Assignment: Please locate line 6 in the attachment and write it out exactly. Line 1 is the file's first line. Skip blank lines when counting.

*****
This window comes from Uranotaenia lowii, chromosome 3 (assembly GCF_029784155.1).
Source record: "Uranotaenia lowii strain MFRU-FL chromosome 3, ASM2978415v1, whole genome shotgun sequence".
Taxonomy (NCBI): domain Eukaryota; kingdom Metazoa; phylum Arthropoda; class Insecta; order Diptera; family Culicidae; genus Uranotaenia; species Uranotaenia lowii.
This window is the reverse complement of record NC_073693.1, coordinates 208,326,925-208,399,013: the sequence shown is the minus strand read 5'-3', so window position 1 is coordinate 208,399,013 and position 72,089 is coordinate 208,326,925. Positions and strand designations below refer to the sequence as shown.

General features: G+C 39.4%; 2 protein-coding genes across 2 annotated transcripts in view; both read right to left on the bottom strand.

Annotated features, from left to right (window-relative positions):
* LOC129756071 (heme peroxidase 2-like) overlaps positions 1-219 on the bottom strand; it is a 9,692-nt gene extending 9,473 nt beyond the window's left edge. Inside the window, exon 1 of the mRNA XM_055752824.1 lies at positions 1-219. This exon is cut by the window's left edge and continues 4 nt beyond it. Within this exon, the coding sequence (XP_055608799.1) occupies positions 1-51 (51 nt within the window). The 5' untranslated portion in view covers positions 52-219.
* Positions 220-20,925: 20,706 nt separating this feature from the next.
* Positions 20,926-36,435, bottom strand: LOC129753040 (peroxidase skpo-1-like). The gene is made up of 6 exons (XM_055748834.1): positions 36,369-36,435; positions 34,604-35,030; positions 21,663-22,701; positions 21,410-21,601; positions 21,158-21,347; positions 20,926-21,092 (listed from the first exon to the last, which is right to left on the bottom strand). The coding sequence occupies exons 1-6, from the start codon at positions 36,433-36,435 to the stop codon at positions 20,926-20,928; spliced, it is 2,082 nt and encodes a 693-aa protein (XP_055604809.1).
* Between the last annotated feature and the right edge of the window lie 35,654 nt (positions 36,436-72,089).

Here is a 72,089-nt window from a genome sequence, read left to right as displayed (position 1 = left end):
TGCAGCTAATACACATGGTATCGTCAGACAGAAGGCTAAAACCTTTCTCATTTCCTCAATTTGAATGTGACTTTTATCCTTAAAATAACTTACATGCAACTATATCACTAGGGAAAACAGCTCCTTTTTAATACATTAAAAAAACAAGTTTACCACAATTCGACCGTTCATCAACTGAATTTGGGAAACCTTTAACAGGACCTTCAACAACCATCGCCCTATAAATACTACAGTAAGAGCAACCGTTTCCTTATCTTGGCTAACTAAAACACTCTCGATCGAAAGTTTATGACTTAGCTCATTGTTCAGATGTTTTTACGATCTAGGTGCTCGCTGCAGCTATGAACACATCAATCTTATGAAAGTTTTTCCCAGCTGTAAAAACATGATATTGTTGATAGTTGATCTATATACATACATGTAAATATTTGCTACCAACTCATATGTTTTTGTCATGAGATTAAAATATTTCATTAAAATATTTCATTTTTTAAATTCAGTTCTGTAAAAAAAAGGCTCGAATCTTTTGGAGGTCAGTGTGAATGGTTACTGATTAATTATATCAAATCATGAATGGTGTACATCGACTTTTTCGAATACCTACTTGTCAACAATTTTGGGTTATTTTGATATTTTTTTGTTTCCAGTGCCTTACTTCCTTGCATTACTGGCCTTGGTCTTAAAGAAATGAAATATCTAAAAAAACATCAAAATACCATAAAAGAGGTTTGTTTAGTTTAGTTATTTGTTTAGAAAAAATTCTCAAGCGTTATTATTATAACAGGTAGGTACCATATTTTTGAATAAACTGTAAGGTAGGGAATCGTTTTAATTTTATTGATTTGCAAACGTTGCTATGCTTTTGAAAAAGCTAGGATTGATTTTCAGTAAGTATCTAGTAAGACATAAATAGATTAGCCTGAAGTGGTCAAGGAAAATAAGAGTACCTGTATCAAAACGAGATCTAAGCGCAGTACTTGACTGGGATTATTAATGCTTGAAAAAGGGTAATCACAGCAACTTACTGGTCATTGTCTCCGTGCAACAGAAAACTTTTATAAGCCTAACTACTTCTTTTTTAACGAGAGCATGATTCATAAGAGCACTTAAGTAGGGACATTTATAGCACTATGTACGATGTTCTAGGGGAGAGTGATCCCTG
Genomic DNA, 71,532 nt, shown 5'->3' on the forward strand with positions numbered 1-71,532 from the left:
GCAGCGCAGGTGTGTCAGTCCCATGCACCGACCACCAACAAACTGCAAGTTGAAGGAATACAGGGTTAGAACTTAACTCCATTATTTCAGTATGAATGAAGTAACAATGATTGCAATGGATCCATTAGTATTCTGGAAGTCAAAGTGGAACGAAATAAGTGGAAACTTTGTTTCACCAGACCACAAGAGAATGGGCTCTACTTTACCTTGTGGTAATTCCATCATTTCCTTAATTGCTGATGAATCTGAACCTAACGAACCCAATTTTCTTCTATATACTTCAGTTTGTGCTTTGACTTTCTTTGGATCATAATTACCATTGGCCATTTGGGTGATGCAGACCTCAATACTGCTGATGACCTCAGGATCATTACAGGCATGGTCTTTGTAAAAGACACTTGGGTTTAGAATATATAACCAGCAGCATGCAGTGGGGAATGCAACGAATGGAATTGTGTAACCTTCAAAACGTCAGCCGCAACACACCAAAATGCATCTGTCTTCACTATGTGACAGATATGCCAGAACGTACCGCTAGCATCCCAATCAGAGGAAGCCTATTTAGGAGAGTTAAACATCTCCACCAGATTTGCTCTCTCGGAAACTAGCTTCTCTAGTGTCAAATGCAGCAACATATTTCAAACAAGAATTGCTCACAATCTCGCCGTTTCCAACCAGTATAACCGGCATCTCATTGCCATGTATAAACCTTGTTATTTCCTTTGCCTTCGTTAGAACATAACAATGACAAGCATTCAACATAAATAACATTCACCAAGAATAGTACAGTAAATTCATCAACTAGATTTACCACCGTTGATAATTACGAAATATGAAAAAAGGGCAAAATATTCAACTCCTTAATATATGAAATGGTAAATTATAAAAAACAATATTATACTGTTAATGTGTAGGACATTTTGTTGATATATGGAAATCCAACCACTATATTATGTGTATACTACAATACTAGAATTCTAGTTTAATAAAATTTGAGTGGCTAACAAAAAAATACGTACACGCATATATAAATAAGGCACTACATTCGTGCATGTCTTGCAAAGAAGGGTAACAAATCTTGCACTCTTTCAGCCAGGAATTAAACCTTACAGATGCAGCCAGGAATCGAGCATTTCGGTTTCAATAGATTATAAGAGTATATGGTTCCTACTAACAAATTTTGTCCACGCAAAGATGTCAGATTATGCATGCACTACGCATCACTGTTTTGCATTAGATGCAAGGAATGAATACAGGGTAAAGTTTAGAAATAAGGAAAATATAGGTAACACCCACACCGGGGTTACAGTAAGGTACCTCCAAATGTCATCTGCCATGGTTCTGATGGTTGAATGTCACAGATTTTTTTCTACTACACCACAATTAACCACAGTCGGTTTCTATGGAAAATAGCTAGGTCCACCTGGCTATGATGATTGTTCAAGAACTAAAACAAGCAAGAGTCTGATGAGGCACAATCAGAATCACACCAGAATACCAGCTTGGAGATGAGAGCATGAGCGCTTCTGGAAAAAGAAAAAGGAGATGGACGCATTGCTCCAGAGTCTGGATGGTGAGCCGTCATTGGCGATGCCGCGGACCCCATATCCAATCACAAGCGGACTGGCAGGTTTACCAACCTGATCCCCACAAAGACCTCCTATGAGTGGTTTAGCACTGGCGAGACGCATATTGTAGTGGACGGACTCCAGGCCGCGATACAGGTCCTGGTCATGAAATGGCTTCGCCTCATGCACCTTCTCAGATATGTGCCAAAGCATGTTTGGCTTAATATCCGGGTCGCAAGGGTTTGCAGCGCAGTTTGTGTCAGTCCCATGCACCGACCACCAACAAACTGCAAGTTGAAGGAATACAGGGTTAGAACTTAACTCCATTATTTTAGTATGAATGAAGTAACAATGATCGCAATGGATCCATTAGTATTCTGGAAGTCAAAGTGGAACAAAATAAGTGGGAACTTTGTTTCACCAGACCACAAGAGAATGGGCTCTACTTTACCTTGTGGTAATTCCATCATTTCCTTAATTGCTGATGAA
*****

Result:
Annotated features, from left to right (window-relative positions):